May 05, 2010

White Buffalo = marauding Indian

The White BuffaloThe White Buffalo is a 1977 western film starring Charles Bronson, Kim Novak, Jack Warden, Slim Pickens, and Will Sampson.


Wild Bill Hickok is haunted by his dreams of a giant white buffalo. So much that he travels the West to find the beast. Along the way, Hickok meets Crazy Horse, who is also searching the plains for the giant white buffalo, who has killed Crazy Horse's daughter. Hickok and Crazy Horse team up to kill the elusive buffalo.
Charles Bronson: "The White Buffalo"

By jcwin228The White Buffalo (1977) is a strange kind of western about a monster buffalo and the crossing of paths of two real life western legends, Wild Bill Hickok and Crazy Horse. It’s based on the novel of the same name by Richard Sale who also wrote the screenplay. It stars Charles Bronson and is not very well known and in my opinion, grossly underappreciated. I’m not necessarily a big western fan or a Charles Bronson fan, but it’s always been one of my favorites. It’s really more like a horror story. As a kid, I would watch it every time it was on T.V., usually TBS, the Superstation. Who can’t resist a story of a giant, white, marauding monster in the wild west days.Someone posted this comment on Facebook:A lot of movies have done this. There was a horror movie called "The Manitou" which took a variety of Native spiritual traditions and made them all occultic/evil.

The movie "The White Buffalo" expresses in a way the same fear held by whites when the Ghost Dance was given. Take the tradition that the White Buffalo Calf will bring in an era of peace in which the First Nations will prosper (something colonists simply can't let happen of course) and retell the story from the conquerors' perspective that the White Buffalo will go about killing innocent white settlers and disrupting the economy.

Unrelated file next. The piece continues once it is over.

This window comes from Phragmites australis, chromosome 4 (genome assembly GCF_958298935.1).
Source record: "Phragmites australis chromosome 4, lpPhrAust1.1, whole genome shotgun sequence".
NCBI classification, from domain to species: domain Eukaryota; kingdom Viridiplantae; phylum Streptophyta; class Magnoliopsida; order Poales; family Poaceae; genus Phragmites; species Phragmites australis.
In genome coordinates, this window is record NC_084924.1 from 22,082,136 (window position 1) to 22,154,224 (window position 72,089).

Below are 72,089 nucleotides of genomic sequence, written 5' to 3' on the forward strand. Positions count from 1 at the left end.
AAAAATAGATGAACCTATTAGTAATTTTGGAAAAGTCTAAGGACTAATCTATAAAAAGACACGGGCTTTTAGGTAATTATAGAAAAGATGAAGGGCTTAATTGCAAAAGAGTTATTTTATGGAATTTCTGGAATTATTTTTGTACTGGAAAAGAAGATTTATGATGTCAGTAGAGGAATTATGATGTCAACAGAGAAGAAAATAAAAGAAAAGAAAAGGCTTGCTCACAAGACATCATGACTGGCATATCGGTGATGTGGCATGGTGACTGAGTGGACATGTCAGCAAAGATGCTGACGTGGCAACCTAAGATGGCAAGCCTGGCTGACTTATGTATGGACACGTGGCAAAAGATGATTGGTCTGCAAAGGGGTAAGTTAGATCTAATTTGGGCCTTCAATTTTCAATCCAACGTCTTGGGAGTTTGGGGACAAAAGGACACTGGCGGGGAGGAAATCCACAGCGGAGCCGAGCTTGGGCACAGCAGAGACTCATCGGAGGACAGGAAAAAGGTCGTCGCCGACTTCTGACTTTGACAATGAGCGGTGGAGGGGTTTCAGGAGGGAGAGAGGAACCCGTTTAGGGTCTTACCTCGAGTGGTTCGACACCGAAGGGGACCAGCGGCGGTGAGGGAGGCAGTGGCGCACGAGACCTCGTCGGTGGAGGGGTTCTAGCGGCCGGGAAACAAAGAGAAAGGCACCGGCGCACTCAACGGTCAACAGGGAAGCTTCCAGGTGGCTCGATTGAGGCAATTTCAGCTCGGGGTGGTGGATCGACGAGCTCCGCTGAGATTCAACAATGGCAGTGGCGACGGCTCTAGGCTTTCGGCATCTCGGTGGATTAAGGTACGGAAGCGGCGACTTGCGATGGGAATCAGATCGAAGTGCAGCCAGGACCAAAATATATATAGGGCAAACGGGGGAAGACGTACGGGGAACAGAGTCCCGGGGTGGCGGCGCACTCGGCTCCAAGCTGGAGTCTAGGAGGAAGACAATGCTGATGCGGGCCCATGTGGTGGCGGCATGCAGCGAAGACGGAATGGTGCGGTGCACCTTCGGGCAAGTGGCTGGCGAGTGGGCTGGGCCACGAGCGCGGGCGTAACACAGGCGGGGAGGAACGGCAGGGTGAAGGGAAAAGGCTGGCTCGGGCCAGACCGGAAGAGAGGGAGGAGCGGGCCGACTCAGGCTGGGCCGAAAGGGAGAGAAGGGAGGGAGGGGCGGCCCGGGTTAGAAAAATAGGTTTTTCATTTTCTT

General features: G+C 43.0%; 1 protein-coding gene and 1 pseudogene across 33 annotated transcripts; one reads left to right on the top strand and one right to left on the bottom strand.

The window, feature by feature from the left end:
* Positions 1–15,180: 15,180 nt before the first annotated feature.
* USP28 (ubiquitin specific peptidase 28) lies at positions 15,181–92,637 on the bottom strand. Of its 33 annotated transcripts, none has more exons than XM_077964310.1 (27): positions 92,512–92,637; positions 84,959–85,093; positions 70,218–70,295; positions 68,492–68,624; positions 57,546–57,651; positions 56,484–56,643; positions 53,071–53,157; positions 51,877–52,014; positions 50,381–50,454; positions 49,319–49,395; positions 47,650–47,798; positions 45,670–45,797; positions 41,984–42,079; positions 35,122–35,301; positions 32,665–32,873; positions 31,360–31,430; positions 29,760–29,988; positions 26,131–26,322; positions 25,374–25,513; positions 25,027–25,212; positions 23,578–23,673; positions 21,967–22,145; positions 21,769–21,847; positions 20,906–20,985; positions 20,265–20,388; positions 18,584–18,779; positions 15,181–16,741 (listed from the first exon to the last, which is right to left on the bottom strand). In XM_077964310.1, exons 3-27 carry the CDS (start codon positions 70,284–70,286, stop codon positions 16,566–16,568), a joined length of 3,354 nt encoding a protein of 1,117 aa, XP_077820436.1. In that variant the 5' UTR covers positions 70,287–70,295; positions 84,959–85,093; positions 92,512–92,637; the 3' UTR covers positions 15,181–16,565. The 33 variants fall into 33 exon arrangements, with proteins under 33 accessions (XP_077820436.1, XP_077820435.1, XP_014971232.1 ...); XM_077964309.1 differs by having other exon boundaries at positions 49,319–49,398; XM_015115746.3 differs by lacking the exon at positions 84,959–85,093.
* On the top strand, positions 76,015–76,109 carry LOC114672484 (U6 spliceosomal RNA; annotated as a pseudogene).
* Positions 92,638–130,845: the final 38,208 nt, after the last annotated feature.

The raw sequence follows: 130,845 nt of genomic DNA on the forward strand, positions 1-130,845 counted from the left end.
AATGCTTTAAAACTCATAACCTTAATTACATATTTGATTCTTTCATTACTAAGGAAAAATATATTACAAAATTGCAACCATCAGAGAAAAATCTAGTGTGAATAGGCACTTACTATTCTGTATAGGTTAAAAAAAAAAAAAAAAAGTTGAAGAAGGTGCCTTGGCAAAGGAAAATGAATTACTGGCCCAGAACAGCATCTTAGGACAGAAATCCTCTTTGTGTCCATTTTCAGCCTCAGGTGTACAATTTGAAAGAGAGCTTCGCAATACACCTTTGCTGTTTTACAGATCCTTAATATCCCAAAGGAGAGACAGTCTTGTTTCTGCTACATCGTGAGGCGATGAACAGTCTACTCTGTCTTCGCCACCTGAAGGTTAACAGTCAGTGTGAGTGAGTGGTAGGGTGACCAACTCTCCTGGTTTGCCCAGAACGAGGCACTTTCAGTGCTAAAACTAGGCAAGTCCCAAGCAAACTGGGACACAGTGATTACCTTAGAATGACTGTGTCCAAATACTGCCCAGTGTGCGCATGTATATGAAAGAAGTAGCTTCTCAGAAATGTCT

Comment:  I haven't seen this movie, but the Facebook comment sounds about right. Fear of Native things that go bump in the night--white buffaloes, manitous, spirits, ghosts, zombies, demons, monsters, werewolves, skinwalkers, wendigos, sasquatches, etc.--is often a disguised fear of Native spirituality and other "soft" Native values. It's a fear of Natives, period--of what they have to tell us about our crass, profits-over-people culture.

In short, it seems the movie's White Buffalo is a stand-in for the marauding savage Indian. Look out, America...buffaloes and Indians on the warpath!

In a Native version of this story, the heroes wouldn't necessarily kill the monster. They might reason with it, gamble with it, trick it, outmaneuver it, leave it trapped, or free it from whatever spell it was under. That monsters are for killing is a typical Western trope.

For more on the subject, see Hercules vs. Coyote:  Native and Euro-American Beliefs and America's Cultural Mindset

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